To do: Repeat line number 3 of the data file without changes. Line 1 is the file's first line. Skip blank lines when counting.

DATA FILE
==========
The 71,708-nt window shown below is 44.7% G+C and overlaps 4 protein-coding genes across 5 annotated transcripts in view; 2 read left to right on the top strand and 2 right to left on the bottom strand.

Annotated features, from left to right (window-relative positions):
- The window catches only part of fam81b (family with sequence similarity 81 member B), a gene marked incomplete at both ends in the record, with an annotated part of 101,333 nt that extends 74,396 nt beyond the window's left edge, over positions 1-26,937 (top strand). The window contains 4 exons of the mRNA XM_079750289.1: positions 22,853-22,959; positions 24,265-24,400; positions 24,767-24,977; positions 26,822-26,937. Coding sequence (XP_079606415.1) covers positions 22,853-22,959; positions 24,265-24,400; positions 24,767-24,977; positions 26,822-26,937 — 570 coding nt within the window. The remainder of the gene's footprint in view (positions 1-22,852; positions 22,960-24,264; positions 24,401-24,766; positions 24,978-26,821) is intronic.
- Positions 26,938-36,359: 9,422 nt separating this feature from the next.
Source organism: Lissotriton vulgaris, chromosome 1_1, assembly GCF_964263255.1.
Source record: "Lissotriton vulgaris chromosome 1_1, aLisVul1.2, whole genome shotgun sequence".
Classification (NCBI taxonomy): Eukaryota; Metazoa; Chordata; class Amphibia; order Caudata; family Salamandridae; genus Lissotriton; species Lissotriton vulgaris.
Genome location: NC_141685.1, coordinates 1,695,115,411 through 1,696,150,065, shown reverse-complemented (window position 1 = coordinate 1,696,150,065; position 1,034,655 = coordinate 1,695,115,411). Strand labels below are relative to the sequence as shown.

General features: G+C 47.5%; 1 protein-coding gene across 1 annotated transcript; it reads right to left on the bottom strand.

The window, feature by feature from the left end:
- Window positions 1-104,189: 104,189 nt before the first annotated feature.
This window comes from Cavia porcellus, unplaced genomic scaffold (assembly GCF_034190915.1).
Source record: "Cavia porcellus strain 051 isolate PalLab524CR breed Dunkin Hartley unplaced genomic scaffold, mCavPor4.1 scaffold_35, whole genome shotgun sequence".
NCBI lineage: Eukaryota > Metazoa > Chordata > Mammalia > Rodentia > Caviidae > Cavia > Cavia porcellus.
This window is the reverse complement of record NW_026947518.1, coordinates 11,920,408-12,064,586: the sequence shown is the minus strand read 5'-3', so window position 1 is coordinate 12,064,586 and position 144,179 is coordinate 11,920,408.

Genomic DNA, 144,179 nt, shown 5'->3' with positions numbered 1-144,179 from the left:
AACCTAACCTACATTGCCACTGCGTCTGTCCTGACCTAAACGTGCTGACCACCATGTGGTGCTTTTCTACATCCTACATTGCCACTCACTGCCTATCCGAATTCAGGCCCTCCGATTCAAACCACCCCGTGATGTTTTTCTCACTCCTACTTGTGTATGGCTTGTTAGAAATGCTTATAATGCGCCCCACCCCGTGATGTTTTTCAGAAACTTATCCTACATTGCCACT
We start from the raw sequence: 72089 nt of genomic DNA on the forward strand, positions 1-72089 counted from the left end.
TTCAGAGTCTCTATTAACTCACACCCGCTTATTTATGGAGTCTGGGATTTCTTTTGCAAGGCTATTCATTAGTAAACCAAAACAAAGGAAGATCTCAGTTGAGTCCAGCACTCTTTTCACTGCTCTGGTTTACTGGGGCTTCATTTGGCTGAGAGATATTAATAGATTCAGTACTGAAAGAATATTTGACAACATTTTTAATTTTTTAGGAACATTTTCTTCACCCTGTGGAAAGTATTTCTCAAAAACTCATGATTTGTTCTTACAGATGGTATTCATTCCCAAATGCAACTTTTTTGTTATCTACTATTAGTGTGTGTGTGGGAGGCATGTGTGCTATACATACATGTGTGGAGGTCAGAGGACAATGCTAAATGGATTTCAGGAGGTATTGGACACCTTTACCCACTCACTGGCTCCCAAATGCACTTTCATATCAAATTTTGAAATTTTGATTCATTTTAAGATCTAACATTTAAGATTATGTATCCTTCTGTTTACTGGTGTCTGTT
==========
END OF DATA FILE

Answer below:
- The window catches only part of fam81b (family with sequence similarity 81 member B), a gene marked incomplete at both ends in the record, with an annotated part of 101,333 nt that extends 74,396 nt beyond the window's left edge, over positions 1-26,937 (top strand). The window contains 4 exons of the mRNA XM_079750289.1: positions 22,853-22,959; positions 24,265-24,400; positions 24,767-24,977; positions 26,822-26,937. Coding sequence (XP_079606415.1) covers positions 22,853-22,959; positions 24,265-24,400; positions 24,767-24,977; positions 26,822-26,937 — 570 coding nt within the window. The remainder of the gene's footprint in view (positions 1-22,852; positions 22,960-24,264; positions 24,401-24,766; positions 24,978-26,821) is intronic.